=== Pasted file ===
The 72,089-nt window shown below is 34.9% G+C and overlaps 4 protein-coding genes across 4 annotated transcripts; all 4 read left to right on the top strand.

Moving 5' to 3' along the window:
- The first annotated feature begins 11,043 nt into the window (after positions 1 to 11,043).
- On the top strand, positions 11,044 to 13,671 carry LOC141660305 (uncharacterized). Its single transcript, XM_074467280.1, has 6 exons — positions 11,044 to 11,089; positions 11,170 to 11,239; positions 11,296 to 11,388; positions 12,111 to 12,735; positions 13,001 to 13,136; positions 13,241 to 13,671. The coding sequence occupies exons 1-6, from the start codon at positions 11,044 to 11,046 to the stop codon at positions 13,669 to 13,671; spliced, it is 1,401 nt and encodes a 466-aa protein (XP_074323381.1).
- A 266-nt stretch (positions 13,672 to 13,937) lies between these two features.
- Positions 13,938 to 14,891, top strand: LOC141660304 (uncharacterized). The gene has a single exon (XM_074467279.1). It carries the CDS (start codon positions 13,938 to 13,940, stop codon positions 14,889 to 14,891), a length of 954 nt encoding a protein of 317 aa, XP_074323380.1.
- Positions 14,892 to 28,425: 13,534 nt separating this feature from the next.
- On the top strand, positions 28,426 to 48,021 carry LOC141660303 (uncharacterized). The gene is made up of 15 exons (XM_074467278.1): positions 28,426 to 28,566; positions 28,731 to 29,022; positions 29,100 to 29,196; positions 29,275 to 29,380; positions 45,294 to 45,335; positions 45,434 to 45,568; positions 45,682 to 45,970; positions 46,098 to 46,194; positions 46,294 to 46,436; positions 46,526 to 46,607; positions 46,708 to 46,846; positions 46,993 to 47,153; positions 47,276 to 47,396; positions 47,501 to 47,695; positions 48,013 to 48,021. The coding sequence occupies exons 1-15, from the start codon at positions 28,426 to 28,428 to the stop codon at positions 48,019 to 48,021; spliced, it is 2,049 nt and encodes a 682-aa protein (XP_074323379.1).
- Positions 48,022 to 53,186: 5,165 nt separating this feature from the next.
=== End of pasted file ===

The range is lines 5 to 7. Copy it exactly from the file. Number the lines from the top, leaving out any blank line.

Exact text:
- A 266-nt stretch (positions 13,672 to 13,937) lies between these two features.
- Positions 13,938 to 14,891, top strand: LOC141660304 (uncharacterized). The gene has a single exon (XM_074467279.1). It carries the CDS (start codon positions 13,938 to 13,940, stop codon positions 14,889 to 14,891), a length of 954 nt encoding a protein of 317 aa, XP_074323380.1.
- Positions 14,892 to 28,425: 13,534 nt separating this feature from the next.